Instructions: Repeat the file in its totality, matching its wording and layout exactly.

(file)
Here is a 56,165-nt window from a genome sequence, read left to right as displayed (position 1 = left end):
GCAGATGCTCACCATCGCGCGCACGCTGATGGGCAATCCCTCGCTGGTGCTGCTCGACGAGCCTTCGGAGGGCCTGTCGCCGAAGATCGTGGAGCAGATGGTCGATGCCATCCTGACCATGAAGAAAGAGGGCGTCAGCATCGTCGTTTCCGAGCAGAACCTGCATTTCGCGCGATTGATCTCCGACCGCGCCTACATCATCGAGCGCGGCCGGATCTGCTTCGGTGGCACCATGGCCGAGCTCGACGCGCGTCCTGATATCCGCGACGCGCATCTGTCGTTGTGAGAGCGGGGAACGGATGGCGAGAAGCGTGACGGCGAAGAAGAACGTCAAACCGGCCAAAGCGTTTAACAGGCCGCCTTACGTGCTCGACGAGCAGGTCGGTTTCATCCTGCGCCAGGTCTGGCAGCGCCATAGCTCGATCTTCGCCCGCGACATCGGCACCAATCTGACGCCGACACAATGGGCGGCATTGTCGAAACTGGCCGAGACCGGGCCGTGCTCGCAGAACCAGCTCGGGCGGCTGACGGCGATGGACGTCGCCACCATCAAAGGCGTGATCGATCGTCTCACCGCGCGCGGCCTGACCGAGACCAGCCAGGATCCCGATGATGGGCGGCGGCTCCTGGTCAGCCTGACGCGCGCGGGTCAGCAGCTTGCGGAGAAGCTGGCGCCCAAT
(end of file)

Here is a 56,165-nt window from a genome sequence, read left to right as displayed (position 1 = left end):
GCAGATGCTCACCATCGCGCGCACGCTGATGGGCAATCCCTCGCTGGTGCTGCTCGACGAGCCTTCGGAGGGCCTGTCGCCGAAGATCGTGGAGCAGATGGTCGATGCCATCCTGACCATGAAGAAAGAGGGCGTCAGCATCGTCGTTTCCGAGCAGAACCTGCATTTCGCGCGATTGATCTCCGACCGCGCCTACATCATCGAGCGCGGCCGGATCTGCTTCGGTGGCACCATGGCCGAGCTCGACGCGCGTCCTGATATCCGCGACGCGCATCTGTCGTTGTGAGAGCGGGGAACGGATGGCGAGAAGCGTGACGGCGAAGAAGAACGTCAAACCGGCCAAAGCGTTTAACAGGCCGCCTTACGTGCTCGACGAGCAGGTCGGTTTCATCCTGCGCCAGGTCTGGCAGCGCCATAGCTCGATCTTCGCCCGCGACATCGGCACCAATCTGACGCCGACACAATGGGCGGCATTGTCGAAACTGGCCGAGACCGGGCCGTGCTCGCAGAACCAGCTCGGGCGGCTGACGGCGATGGACGTCGCCACCATCAAAGGCGTGATCGATCGTCTCACCGCGCGCGGCCTGACCGAGACCAGCCAGGATCCCGATGATGGGCGGCGGCTCCTGGTCAGCCTGACGCGCGCGGGTCAGCAGCTTGCGGAGAAGCTGGCGCCCAAT